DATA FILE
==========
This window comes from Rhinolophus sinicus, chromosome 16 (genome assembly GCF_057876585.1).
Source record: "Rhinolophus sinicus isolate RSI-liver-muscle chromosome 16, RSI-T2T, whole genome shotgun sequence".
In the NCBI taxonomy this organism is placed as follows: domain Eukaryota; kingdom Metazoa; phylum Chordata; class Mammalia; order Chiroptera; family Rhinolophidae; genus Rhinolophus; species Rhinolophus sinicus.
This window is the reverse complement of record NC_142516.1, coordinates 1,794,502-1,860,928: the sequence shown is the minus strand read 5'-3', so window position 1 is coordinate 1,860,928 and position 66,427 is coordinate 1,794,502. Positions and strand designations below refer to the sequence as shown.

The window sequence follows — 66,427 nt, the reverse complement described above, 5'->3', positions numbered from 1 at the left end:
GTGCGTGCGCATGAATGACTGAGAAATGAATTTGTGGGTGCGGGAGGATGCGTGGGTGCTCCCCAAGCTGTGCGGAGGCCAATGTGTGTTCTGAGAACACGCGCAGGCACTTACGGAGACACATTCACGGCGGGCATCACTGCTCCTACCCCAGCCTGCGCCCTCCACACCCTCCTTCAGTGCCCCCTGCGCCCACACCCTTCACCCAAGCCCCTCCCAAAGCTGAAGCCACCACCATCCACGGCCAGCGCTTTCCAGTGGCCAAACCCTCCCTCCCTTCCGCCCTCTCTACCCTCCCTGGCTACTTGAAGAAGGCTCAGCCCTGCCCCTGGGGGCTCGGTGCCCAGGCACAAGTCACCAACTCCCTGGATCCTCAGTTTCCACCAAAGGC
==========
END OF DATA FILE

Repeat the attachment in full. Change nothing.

This window comes from Rhinolophus sinicus, chromosome 16 (genome assembly GCF_057876585.1).
Source record: "Rhinolophus sinicus isolate RSI-liver-muscle chromosome 16, RSI-T2T, whole genome shotgun sequence".
In the NCBI taxonomy this organism is placed as follows: domain Eukaryota; kingdom Metazoa; phylum Chordata; class Mammalia; order Chiroptera; family Rhinolophidae; genus Rhinolophus; species Rhinolophus sinicus.
This window is the reverse complement of record NC_142516.1, coordinates 1,794,502-1,860,928: the sequence shown is the minus strand read 5'-3', so window position 1 is coordinate 1,860,928 and position 66,427 is coordinate 1,794,502. Positions and strand designations below refer to the sequence as shown.

The window sequence follows — 66,427 nt, the reverse complement described above, 5'->3', positions numbered from 1 at the left end:
GTGCGTGCGCATGAATGACTGAGAAATGAATTTGTGGGTGCGGGAGGATGCGTGGGTGCTCCCCAAGCTGTGCGGAGGCCAATGTGTGTTCTGAGAACACGCGCAGGCACTTACGGAGACACATTCACGGCGGGCATCACTGCTCCTACCCCAGCCTGCGCCCTCCACACCCTCCTTCAGTGCCCCCTGCGCCCACACCCTTCACCCAAGCCCCTCCCAAAGCTGAAGCCACCACCATCCACGGCCAGCGCTTTCCAGTGGCCAAACCCTCCCTCCCTTCCGCCCTCTCTACCCTCCCTGGCTACTTGAAGAAGGCTCAGCCCTGCCCCTGGGGGCTCGGTGCCCAGGCACAAGTCACCAACTCCCTGGATCCTCAGTTTCCACCAAAGGC